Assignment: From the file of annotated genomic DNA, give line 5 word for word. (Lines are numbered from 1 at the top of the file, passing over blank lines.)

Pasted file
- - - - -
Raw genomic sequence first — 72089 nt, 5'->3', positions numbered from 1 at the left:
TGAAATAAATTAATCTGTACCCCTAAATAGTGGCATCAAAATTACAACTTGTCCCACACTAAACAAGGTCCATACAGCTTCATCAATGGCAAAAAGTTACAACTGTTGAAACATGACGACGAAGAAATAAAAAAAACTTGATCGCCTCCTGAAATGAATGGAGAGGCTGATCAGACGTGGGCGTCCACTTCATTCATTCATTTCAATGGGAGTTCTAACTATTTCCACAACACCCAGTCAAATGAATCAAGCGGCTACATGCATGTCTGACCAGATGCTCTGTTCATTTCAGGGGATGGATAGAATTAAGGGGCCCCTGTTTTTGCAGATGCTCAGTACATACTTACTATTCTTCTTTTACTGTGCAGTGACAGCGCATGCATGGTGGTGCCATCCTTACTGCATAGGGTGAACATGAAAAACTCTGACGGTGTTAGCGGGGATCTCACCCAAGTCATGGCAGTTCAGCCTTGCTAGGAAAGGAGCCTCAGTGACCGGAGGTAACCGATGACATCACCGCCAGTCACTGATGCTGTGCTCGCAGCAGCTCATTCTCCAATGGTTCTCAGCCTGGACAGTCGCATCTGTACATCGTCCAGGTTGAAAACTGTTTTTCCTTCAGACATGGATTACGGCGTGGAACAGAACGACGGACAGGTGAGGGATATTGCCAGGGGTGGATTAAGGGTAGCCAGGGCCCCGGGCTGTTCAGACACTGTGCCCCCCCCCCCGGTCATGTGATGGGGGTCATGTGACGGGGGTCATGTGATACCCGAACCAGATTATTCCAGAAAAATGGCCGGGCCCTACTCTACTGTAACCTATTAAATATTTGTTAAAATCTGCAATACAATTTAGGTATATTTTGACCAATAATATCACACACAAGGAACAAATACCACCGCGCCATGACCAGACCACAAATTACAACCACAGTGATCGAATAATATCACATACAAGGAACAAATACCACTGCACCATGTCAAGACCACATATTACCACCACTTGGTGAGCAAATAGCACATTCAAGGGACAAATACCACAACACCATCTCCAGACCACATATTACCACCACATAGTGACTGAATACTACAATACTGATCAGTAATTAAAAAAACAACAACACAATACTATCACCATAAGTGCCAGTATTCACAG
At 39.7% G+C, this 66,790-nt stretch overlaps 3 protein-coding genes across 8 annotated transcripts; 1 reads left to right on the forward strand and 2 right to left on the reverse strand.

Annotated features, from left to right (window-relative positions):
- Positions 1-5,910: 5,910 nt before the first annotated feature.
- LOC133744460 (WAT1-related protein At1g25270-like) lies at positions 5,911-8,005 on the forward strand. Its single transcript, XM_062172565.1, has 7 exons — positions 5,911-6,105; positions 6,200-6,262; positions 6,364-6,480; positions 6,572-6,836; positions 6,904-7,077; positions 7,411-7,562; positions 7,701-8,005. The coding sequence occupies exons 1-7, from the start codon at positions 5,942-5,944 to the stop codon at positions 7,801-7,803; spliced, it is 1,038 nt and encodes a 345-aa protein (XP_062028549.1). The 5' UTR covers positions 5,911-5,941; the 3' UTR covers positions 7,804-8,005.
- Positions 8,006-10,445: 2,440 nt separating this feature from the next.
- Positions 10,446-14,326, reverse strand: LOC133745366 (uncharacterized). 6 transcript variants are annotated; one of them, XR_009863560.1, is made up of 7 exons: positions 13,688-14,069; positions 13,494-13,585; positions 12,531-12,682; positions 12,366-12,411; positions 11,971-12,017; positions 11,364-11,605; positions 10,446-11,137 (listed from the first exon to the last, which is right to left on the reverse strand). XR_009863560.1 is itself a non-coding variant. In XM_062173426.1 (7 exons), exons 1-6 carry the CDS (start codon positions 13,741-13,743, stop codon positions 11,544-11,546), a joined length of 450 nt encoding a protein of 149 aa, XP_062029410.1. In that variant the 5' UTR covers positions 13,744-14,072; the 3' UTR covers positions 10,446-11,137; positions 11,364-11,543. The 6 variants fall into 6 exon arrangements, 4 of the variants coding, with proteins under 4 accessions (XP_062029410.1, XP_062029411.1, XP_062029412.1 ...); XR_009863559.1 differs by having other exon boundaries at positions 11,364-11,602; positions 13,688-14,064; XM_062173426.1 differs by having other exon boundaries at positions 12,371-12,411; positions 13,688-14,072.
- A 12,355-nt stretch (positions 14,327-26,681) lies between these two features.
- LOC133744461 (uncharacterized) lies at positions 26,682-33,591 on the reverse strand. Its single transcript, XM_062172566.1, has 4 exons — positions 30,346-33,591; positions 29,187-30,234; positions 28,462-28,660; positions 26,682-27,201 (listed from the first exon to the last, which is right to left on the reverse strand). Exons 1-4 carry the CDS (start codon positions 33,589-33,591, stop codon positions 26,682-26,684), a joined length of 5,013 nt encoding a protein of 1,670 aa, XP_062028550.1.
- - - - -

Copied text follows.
- Positions 1-5,910: 5,910 nt before the first annotated feature.